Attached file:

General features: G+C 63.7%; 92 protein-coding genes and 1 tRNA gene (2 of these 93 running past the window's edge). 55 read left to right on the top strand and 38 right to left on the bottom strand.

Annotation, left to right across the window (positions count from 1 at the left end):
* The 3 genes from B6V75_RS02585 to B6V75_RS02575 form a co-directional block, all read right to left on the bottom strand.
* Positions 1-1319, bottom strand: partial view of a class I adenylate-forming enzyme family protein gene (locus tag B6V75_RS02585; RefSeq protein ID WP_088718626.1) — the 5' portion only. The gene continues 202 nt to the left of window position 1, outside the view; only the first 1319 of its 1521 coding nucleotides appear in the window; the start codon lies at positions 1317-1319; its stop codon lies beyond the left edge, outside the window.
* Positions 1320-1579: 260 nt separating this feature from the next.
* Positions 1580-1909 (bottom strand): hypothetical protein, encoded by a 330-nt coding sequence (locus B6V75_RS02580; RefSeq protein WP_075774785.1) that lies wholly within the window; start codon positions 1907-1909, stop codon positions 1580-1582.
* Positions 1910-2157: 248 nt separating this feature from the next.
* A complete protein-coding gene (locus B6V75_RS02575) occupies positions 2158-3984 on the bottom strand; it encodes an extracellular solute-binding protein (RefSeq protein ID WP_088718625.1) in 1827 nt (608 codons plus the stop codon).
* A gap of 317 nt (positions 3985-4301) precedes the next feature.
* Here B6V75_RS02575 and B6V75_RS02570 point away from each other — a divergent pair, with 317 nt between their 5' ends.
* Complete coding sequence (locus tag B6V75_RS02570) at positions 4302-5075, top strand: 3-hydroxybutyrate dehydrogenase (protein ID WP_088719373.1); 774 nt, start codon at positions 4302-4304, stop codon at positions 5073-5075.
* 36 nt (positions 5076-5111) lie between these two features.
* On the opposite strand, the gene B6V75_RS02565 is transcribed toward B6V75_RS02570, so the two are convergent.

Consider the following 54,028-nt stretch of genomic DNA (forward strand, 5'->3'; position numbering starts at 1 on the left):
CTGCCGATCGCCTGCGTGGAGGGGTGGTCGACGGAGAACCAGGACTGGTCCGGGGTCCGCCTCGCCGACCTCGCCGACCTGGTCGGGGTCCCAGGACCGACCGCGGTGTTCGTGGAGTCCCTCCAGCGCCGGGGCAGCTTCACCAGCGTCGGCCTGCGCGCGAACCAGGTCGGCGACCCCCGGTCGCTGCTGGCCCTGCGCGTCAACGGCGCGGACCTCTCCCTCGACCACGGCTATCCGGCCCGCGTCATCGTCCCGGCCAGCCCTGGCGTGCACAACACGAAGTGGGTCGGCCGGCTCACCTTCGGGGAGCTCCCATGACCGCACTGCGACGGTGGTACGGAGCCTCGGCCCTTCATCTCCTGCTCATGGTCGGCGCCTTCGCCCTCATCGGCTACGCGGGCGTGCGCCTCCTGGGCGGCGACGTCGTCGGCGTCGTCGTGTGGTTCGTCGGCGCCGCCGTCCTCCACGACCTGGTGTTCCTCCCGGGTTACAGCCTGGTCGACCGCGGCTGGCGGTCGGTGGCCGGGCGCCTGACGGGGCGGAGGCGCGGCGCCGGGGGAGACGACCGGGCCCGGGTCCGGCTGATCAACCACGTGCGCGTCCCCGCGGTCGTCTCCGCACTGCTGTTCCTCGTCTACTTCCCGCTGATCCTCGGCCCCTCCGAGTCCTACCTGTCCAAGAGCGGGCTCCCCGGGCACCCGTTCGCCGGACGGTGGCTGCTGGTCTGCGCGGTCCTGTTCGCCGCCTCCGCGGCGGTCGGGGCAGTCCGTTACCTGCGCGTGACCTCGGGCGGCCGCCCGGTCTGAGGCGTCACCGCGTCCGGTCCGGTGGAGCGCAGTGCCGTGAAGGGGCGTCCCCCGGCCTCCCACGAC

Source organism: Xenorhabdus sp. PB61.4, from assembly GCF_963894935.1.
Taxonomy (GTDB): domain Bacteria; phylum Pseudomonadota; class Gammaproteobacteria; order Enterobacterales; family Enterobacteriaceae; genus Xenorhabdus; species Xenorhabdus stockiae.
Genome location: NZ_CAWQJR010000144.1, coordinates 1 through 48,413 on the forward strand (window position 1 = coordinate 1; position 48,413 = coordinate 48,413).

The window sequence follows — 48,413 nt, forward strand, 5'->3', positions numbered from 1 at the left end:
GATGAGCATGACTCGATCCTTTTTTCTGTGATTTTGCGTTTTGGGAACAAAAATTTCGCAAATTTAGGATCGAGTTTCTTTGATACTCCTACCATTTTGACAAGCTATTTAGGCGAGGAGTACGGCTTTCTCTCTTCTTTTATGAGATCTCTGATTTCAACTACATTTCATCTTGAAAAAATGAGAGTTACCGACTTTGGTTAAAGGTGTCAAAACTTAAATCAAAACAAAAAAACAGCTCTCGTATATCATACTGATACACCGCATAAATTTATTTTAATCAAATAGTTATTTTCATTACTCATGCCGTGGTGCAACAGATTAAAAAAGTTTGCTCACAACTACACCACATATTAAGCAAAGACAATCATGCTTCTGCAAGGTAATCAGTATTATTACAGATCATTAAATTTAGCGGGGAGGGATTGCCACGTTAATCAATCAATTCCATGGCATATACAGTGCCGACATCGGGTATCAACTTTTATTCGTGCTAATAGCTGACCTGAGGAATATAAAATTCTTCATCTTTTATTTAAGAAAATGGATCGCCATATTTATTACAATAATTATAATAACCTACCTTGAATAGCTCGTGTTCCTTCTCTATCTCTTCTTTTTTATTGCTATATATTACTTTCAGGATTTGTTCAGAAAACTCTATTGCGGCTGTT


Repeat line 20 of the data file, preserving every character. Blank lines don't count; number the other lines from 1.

GATGAGCATGACTCGATCCTTTTTTCTGTGATTTTGCGTTTTGGGAACAAAAATTTCGCAAATTTAGGATCGAGTTTCTTTGATACTCCTACCATTTTGACAAGCTATTTAGGCGAGGAGTACGGCTTTCTCTCTTCTTTTATGAGATCTCTGATTTCAACTACATTTCATCTTGAAAAAATGAGAGTTACCGACTTTGGTTAAAGGTGTCAAAACTTAAATCAAAACAAAAAAACAGCTCTCGTATATCATACTGATACACCGCATAAATTTATTTTAATCAAATAGTTATTTTCATTACTCATGCCGTGGTGCAACAGATTAAAAAAGTTTGCTCACAACTACACCACATATTAAGCAAAGACAATCATGCTTCTGCAAGGTAATCAGTATTATTACAGATCATTAAATTTAGCGGGGAGGGATTGCCACGTTAATCAATCAATTCCATGGCATATACAGTGCCGACATCGGGTATCAACTTTTATTCGTGCTAATAGCTGACCTGAGGAATATAAAATTCTTCATCTTTTATTTAAGAAAATGGATCGCCATATTTATTACAATAATTATAATAACCTACCTTGAATAGCTCGTGTTCCTTCTCTATCTCTTCTTTTTTATTGCTATATATTACTTTCAGGATTTGTTCAGAAAACTCTATTGCGGCTGTT